Section 66(1) of South Africa’s Companies Act, No. 71 of 2008, provides that the business and affairs of a company must be managed by and/or under the direction of its board of directors. The board has the authority to exercise all of the powers and perform any of the functions of the company, except to the extent that the Companies Act or the memorandum of incorporation (MOI) of the company provides otherwise.
The power of the board to manage the business and affairs of the company is noteworthy in two respects. Firstly, the act now confers original and not delegated powers to the board to manage the business and affairs of the company. This approach is fundamentally different from that of the Companies Act, No. 61 of 1973, in terms of which board members were mere functionaries of the company with delegated powers from the shareholders. Secondly, the ultimate power in the company now vests with the board and not with the shareholders.
As a result of the original and ultimate nature of the board’s powers, the 2008 act has codified certain common law duties of directors and now bestows a statutory duty on directors to ensure that they always exercise the powers and perform the functions of director: (a) in good faith and for a proper purpose; (b) in the best interest of the company; and (c) with the degree of care, skill and diligence that may reasonably be expected from a director when carrying out his or her specific functions in respect of the company.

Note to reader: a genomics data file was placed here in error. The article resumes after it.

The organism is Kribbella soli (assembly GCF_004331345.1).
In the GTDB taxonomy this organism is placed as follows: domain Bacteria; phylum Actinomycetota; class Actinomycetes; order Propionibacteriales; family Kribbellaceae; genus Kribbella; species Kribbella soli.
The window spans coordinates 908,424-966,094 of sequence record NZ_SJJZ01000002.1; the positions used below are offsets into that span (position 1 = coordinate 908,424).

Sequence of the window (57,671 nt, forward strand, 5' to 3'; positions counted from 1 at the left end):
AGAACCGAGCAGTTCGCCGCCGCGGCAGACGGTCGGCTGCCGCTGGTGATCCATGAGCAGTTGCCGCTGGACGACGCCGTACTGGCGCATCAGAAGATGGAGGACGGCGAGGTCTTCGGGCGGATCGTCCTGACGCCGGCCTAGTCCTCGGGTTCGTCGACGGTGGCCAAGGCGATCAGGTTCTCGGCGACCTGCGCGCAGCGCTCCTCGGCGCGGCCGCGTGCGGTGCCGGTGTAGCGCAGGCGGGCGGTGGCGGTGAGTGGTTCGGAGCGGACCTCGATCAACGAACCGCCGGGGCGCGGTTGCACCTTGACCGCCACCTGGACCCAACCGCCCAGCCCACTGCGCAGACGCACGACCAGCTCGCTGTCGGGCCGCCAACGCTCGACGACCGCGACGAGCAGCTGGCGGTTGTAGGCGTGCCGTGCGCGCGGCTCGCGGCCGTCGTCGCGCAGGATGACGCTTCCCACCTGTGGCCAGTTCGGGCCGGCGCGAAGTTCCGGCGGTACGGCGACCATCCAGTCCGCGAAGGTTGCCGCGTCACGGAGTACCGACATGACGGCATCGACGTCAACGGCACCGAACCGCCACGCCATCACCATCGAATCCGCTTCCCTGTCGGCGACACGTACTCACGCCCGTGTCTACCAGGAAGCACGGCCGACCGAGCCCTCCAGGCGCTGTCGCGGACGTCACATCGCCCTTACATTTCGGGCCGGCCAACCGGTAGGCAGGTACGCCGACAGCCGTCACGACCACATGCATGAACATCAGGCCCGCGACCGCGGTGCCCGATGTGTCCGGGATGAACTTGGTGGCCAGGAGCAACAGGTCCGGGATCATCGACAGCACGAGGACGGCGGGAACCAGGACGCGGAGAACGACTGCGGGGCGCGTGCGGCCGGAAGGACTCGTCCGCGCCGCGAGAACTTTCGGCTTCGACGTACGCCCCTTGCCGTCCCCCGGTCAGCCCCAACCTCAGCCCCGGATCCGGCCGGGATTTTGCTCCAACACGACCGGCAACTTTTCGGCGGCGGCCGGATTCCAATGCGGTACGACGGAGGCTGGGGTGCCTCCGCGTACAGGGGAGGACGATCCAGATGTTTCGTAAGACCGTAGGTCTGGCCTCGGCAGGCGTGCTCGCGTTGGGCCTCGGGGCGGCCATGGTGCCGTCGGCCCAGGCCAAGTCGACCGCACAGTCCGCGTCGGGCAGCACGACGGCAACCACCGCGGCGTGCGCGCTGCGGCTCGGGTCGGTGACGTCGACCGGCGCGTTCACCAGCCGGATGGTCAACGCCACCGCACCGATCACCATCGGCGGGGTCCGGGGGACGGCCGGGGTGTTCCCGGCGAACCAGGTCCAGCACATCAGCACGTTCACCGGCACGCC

The shareholders do, however, have the authority to amend a company’s MOI to restrict or limit the power of the board.
You must be a
to read this content, please
Jackwell Feris is a senior associate at Webber Wentzel, one of the leading corporate law ﬁrms in Africa and the South African member of ALN, an established group of Africa’s 12 foremost law ﬁrms.
10 Fricker Road,
Tel: +27 11 530 5000
Fax: +27 11 530 5111